I'm eliding an awful lot, and skipping a lot of characters, but the book zips through 600-1000AD, taking a brief pause to praise John the Scot from the 9th century, who comes across as a light in dark times. Finally we're on to the lead-up to the Renaissance - the end of the 11th century and the start of the Scholastics.
The section on the Scholastics takes a fair amount of time to get going, with a lot of background to be laid, and a fair amount of evolution happening before they really get going. The Scholastics lie within the orthodoxy of the Catholic Church, and they're pedantic, but also dialectic - they're willing to push the boundaries a bit, and as soon as they're accused of heresy they recant. They found a safe way to explore different ideas. In comparison with the mysticism of St. Bernard, they were driven by reason. They also started to build on Aristotle, rather than Plato. To my mind this is a good thing. Russell sees Platoism as a better natural fit for Christianity, but I think he sees the move to Aristotle as helping the evolution of thought away from an abstract ideal world to something with the possibility of science.
St. Thomas Aquinas really gets the Scholastic period going, arguing primarily by logic, and only then by revelation. He uses the argument that to convince a non-believer of Christianity, logic is needed, rather than revelation, and tries to work out which bits of Christianity can be reached by intellect, and which parts need scripture. This logic neatly sidesteps the idea that philosophy is bad and we should only follow scripture. As mentioned above, he follows Aristotle over Plato. His is a very God-focused philosphy, which makes me hanker for the breadth of Classical Greek philosophy, where topics would range over virtue and politics and the nature of matter.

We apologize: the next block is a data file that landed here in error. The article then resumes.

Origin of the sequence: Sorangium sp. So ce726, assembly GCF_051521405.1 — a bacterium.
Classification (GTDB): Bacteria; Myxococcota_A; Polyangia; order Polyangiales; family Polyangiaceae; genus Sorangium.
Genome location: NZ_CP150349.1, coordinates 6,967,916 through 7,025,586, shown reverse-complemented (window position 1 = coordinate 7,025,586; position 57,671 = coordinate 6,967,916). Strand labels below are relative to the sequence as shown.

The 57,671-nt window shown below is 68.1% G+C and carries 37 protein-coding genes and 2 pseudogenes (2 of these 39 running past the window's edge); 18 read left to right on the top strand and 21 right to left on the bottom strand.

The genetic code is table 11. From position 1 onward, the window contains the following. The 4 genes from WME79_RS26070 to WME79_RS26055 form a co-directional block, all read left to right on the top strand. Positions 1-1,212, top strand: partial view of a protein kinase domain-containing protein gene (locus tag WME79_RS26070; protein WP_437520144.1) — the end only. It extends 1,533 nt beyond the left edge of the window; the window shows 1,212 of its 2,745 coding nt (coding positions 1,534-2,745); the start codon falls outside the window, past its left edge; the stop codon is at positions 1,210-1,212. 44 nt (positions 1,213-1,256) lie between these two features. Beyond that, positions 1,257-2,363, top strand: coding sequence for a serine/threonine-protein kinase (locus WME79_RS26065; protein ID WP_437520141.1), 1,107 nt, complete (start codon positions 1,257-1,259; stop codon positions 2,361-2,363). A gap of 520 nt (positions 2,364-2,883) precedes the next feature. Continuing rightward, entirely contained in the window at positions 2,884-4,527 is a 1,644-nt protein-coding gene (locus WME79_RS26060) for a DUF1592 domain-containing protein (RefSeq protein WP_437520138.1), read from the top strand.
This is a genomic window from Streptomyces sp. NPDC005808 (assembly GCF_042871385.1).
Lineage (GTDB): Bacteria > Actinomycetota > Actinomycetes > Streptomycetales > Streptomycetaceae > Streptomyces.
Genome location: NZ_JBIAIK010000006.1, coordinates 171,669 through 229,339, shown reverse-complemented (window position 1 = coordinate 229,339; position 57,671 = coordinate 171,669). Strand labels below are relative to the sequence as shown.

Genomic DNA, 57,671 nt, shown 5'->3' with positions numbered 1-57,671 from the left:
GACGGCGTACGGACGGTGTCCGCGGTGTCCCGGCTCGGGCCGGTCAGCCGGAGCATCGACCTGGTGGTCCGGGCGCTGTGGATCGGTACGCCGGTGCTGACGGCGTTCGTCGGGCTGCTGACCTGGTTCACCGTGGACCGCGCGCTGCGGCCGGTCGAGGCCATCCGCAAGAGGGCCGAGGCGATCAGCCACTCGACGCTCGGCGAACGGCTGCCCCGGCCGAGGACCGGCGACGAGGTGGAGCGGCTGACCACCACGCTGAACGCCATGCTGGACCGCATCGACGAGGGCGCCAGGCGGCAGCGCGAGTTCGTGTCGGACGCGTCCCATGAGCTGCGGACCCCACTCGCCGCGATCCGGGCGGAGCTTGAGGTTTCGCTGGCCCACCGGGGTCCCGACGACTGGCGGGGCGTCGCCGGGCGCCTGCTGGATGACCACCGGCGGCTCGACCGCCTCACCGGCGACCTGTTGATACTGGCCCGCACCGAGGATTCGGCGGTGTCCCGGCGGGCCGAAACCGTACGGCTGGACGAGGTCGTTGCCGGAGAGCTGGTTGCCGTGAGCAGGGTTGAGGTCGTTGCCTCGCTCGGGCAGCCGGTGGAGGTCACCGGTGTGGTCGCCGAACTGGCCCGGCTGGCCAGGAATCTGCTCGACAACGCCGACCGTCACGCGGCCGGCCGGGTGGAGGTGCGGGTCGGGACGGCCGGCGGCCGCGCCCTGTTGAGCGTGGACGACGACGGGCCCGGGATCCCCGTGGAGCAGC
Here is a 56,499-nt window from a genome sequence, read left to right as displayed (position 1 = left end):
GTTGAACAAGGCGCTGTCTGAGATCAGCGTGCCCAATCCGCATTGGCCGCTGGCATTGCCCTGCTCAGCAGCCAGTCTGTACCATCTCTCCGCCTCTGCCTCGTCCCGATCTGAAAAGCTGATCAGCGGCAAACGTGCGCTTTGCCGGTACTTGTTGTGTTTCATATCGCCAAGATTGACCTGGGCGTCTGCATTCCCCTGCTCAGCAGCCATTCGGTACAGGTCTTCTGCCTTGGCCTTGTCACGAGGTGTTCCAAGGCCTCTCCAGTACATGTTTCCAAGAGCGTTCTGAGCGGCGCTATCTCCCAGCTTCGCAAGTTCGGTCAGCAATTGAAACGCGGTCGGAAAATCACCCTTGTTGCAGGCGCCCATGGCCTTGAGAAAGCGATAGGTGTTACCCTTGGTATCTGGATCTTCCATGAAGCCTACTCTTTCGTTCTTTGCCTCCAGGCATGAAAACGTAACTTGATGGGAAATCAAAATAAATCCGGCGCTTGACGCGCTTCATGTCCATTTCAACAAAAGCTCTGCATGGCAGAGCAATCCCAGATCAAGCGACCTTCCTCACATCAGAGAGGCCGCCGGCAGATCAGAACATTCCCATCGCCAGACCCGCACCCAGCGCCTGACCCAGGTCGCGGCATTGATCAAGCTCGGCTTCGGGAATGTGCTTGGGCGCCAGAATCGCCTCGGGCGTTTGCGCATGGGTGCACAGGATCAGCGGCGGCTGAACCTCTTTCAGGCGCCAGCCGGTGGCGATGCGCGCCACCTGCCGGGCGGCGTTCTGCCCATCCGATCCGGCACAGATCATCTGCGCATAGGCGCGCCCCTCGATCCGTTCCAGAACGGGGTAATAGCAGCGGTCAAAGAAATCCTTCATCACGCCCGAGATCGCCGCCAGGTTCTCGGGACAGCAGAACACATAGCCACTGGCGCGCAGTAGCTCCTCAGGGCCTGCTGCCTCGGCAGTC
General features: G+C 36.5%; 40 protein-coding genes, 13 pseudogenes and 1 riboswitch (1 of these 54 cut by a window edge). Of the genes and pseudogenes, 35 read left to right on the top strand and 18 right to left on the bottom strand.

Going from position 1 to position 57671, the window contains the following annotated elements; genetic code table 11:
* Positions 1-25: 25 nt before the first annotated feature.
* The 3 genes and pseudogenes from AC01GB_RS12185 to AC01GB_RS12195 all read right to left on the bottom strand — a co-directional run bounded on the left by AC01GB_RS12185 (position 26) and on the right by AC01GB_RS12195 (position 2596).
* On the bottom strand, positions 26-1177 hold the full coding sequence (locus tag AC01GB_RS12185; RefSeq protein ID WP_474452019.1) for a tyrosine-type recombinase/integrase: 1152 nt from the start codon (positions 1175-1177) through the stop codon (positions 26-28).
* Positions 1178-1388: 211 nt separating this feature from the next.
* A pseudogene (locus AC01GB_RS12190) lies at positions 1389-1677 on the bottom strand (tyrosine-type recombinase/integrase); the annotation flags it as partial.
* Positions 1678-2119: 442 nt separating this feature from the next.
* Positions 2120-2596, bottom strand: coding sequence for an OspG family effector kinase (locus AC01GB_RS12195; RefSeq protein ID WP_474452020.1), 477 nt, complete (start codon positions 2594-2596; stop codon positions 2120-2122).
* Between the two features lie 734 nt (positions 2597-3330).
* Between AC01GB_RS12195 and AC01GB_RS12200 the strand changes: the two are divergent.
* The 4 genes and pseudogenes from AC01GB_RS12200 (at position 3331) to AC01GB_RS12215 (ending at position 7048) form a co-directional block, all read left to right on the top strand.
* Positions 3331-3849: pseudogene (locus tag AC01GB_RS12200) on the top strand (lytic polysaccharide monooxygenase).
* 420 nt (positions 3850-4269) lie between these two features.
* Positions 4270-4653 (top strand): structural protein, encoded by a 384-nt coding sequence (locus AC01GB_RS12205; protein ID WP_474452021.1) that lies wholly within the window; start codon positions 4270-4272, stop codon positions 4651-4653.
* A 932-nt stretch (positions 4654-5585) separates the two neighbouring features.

Thomas Aquinas sounds like a big step forward for Catholic philosophy, but Russell makes the point that it's quite insincere - rather than starting with ideas and seeing where they take us, Thomas starts with the assumption that Christian orthodoxy is correct, and and attempts to use logic to argue towrads it.
Next up, Roger Bacon was a Franciscan monk (unlike Francis Bacon, who was not!) who was surprisingly rebellious. He was willing to learn things from the writings of those non-Christian Arabs, gently pushing the boundaries once more. He was empirical and semi-scientific, but doesn't really impress Russell.
On to William of Occam. Well known for his Razor, he did much more. He was quite political, with his views influencing Luther much later. He protected the Emperor with words as the Emperor protected him physically, at the expense of the Pope. He separated logic from science, meta-physics and religion, making it a separate abstract analysis, and does a decent analysis of the subject. Breaking out religion and logic and science, he sets the tone for those following him in providing a path to more secular philosopy. His view (nominalism?) is that universlas are simply a naming mechanism. While I think this is a little simplistic, it's a whole lot better than Plato's universals. You will not be surprised to hear that he's another one who prefers Aristotle.
Finally in this section, I was interested to see Wycliffe mentioned, whom my school was named after. Our school didn't talk about him much, except as this guy who translated the bible (see also Tyndale, who was a local lad). Getting a bit more background on him was interesting. But now we approach the Renaissance!
Modern Philosophy, the third section, is a bit of a gear change as the philosphy starts to become recognisable and a bit less like history. It's split into "Renaissance to Hume" and "Rousseau to the Present Day".
Renaissance Italian city states feel rather like Ankh-Morpork, especially the bits with the Medicis (unlikely to be just a coincidence, I guess!). The Renaissance had people going back to the classics, rediscovering Plato, forcing people to think and choose between the different philosophies.